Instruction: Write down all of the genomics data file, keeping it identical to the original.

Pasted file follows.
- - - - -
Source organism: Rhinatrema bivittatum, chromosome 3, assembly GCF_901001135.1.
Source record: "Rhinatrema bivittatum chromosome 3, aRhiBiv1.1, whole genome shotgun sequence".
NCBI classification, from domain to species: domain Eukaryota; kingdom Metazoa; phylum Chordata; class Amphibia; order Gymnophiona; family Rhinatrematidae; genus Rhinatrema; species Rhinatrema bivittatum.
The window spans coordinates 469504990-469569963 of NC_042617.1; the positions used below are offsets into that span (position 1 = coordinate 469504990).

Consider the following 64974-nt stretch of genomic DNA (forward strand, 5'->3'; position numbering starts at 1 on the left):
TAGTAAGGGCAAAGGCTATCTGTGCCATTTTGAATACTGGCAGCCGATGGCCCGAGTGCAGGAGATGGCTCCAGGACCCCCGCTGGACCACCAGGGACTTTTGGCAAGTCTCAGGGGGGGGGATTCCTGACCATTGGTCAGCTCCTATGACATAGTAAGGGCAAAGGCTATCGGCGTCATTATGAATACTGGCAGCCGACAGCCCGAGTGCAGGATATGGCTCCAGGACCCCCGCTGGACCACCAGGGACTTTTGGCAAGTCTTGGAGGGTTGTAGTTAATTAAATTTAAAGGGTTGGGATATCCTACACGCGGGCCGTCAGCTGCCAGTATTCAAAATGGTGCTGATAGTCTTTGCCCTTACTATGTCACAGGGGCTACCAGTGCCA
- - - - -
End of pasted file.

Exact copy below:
Source organism: Rhinatrema bivittatum, chromosome 3, assembly GCF_901001135.1.
Source record: "Rhinatrema bivittatum chromosome 3, aRhiBiv1.1, whole genome shotgun sequence".
NCBI classification, from domain to species: domain Eukaryota; kingdom Metazoa; phylum Chordata; class Amphibia; order Gymnophiona; family Rhinatrematidae; genus Rhinatrema; species Rhinatrema bivittatum.
The window spans coordinates 469504990-469569963 of NC_042617.1; the positions used below are offsets into that span (position 1 = coordinate 469504990).

Consider the following 64974-nt stretch of genomic DNA (forward strand, 5'->3'; position numbering starts at 1 on the left):
TAGTAAGGGCAAAGGCTATCTGTGCCATTTTGAATACTGGCAGCCGATGGCCCGAGTGCAGGAGATGGCTCCAGGACCCCCGCTGGACCACCAGGGACTTTTGGCAAGTCTCAGGGGGGGGGATTCCTGACCATTGGTCAGCTCCTATGACATAGTAAGGGCAAAGGCTATCGGCGTCATTATGAATACTGGCAGCCGACAGCCCGAGTGCAGGATATGGCTCCAGGACCCCCGCTGGACCACCAGGGACTTTTGGCAAGTCTTGGAGGGTTGTAGTTAATTAAATTTAAAGGGTTGGGATATCCTACACGCGGGCCGTCAGCTGCCAGTATTCAAAATGGTGCTGATAGTCTTTGCCCTTACTATGTCACAGGGGCTACCAGTGCCA